Sargassum algae in the equatorial western Atlantic
Central Atlantic Ocean
- June 12th, 2022 | 13:50:37 UTC (Fig. 1)
- July 7th, 2022 | 13:49:32 UTC (Fig. 2)
- June 4th, 2023 | 14:29:08 UTC (Fig. 3)
- June 12th, 2023 | 13:51:11 UTC (Fig. 4)
- June 22nd, 2023 | 13:50:35 UTC (Fig. 5)
- June 23rd, 2023 | 14:09:29 UTC (Fig. 6)
- June 27th, 2023 | 13:50:54 UTC (Fig. 7)
- June 28th, 2023 | 14:09:31 UTC (Fig. 8)
- July 15th, 2023 | 13:59:11 UTC (Fig. 9)
- July 20th, 2023 | 13:59:52 UTC (Fig. 10)
- July 21st, 2023 | 14:18:03 UTC (Fig. 11)
- July 24th, 2023 | 13:40:19 UTC (Fig. 12)
- August 1st, 2023 | 14:38:41 UTC (Fig. 13)
Sensor: Sentinel-2 L2A
Coordinates: 6.6°N, 49.5°W; 11.2°N, 48.9°W; 13.2°N, 58.1°W; 5°N, 50.2°W; 6.4°N, 48.5°W; 11.5°N, 53.2°W;
5.5°N, 49.6°W; 11.6°N, 53.9°W; 12.2°N, 50.5°W; 9.9°N, 49.9°W; 17.1°N, 54.7°W; 7.8°N, 46.6°W; 15°N, 59.3°E
Almost every year there is a huge bloom of the green-brown seaweed known as Sargassum in the mid-Atlantic. The seaweed fields stretch from the west coast of Africa to the Gulf of Mexico in what is known as the Great Atlantic Sargasso Belt. Sargassum is a leafy, golden-brown-green, rootless, floating macroalgae that forms large floating streaks and patches on the sea surface. There are many species of this genus in the world’s oceans, but only two of them are holopelagic, swimming freely in the open sea and reproducing vegetatively – Sargassum natans and Sargassum fluitans. Scientists have been observing massive Sargassum clusters since 2011. Sargassum density usually peaks in June or July.
The 2023 bloom could be the largest ever recorded. It could stretch for more than 8800 km and weigh around ten million tonnes.
Sargassum grows faster when sea surface temperatures are at average or below. Nutrient inputs from fertilisers from the Amazon and Orinoco rivers and from other sources, such as dust from the Sahara, correlate with stronger blooms. Iron and phosphorus promote blooming.
Studies show that the Sargasso Sea and the “Great Atlantic Sargassum Belt” represent two distinct populations of Sargassum algae. In the open ocean, Sargassum contributes to the health of the oceans by providing habitat for turtles, invertebrates, fish and birds, and by producing oxygen through photosynthesis. It is also an important carbon sink.
However, too much of these algae off the coast can make it difficult for some marine species to move and breathe.
Multispectral satellite imagery from Sentinel-2 allow with their 10 m resolution bands to visualize the extent and evolution of the Sargassum belt, as well as the variety of shapes of the cluster formations.
Sargassum algae are best identified with the “Normalized Difference Water Index” (NDWI) (Figs 3, 9, 11), which is based on the combination of bands (B3 – B8)/(B3 + B8). With this index, sargassum has similar values than clouds, but they have a completely different shape. Therefore, they can be easily spotted already on 10 km/cm scale images – about 200-230m/pix and sometimes even more. Another good band combination to look for Sargassum is channel B11/B05 (Fig. 2).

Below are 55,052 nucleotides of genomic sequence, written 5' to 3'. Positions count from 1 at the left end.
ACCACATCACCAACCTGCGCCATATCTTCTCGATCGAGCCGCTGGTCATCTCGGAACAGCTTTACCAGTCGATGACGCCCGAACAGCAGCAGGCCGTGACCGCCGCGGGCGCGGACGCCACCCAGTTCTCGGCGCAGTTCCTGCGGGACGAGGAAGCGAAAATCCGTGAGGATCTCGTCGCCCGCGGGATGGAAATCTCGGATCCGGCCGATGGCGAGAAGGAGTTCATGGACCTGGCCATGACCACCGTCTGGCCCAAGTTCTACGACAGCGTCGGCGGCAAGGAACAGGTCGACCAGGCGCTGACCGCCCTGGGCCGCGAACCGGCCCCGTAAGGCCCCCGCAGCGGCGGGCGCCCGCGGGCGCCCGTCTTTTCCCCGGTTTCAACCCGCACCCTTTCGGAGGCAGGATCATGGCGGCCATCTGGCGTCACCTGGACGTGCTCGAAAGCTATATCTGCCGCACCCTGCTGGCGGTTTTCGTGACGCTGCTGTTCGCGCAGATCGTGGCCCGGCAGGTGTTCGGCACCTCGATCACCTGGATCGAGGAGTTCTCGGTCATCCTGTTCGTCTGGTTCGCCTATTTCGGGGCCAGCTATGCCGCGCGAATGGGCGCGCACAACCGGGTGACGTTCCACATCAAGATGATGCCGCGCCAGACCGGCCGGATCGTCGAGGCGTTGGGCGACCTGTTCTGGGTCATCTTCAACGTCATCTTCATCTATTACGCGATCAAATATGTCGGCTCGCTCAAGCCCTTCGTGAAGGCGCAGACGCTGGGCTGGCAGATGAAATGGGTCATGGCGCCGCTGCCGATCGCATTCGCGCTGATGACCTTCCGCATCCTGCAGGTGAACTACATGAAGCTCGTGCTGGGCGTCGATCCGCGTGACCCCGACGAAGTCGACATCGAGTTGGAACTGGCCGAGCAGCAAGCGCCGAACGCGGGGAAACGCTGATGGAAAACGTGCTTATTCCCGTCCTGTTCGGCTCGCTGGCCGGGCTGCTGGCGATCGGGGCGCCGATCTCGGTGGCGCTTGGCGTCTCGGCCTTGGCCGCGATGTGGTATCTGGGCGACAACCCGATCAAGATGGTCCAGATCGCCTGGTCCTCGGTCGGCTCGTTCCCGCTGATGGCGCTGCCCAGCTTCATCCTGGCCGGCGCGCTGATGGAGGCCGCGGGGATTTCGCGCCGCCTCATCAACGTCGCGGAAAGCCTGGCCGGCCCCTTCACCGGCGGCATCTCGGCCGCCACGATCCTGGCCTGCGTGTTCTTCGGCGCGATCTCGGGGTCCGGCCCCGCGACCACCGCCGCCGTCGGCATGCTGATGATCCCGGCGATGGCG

The colour of Sargassum in Sentinel-2 images can differ depending on the band combination used for the RGB images. As Sargassum is a floating algae, its spectral reflectance is similar to vegetation on land and therefore false-colour images with near infrared band allocated to the red channel are very helpful to distinct Sargassum from the surrounding water (Figs 1, 4, 5, 6, 7, 8, 12, 13 [in the sun glint area]). In the SWIR range, algae are shown in bright green (Fig. 10). In a real-colour RGB Sargassum has a rather dull greyish-greenish-yellow colour and is difficult to distinguished from water without strong contrasts (Fig. 1, 5, 7, 8). However, the high- contrast images in the visual wavelength range are rich in detail.
The colour difference between sargassum and microalgae such as coccolithophores and diatoms is significant. For example, where the latter appear in blue, cyan, turquoise and green in the NIR, Sargassum appears as bright red. In the SWIR range, the microalgae are almost invisible, while Sargassum appears bright green.
The images presented show that sargassum cluster formations often tend to spread in long, jerky “lines” carried by ocean currents and wind (Figs 2, 3, 7, 9, 11, 12, 13). They are often observed along of sea fronts and in upwelling areas (Figs 1, 4, 11). They also often take the form of streamlined drops or streaks (Figs 2, 6, 8); but in at least one of their dimensions, width, they never reach a size greater than a few hundred metres.
There are several Sentinel-2 images presented, taken in June, July and early August in the western equatorial Atlantic: near the Amazon Delta and west of the Lesser Antilles.
The images are mostly presented in false colour on the basis of bands 8,4,3; shown as NDWI based on the combination of bands (B3 – B8)/(B3 + B8); and as a high-contrast natural appearance.